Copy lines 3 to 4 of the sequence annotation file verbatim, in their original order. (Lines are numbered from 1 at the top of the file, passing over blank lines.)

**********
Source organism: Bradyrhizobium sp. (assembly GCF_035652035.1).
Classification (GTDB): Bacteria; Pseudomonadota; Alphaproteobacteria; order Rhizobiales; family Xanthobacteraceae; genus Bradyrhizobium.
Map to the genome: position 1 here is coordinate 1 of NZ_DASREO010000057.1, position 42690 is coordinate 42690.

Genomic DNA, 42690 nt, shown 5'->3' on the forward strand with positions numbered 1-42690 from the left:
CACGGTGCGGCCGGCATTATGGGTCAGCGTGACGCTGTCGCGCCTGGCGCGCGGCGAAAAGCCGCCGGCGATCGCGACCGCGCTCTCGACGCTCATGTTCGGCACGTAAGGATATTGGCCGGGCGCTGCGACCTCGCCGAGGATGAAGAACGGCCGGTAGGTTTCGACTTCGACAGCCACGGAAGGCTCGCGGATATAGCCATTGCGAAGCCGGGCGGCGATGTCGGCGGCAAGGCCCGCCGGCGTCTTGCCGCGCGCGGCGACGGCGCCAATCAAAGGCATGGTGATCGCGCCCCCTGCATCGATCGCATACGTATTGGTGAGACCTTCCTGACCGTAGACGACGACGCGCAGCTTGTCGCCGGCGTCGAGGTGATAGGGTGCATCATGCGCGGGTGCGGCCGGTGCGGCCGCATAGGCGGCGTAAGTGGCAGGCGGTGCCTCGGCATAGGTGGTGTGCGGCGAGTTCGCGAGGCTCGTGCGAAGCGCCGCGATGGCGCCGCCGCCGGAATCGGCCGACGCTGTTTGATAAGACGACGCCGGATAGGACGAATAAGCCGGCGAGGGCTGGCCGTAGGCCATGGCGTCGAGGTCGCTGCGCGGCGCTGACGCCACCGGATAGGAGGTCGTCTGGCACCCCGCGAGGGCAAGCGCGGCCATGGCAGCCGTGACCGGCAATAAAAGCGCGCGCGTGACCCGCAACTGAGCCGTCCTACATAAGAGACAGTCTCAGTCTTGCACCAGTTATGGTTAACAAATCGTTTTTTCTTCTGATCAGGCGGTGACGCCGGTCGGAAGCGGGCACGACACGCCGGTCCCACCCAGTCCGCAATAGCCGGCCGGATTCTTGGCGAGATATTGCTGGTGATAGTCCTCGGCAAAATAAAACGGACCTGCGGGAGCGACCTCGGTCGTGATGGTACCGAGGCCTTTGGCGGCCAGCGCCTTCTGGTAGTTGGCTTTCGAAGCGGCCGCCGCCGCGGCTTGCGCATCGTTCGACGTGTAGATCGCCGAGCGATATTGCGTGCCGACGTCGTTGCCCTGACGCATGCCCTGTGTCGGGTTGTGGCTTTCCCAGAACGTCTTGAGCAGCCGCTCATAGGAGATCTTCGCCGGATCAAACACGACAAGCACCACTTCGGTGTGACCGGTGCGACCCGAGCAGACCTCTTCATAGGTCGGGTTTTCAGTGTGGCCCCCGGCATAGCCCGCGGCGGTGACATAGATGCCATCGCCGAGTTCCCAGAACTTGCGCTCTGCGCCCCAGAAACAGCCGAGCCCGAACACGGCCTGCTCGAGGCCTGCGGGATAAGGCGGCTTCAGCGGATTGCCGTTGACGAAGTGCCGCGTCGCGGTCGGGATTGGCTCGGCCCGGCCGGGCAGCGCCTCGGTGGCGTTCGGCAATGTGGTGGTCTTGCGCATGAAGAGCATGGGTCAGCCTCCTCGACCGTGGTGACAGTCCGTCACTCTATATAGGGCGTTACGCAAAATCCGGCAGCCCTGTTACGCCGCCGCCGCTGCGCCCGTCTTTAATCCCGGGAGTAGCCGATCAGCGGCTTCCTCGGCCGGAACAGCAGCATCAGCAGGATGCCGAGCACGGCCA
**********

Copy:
Map to the genome: position 1 here is coordinate 1 of NZ_DASREO010000057.1, position 42690 is coordinate 42690.

Genomic DNA, 42690 nt, shown 5'->3' on the forward strand with positions numbered 1-42690 from the left: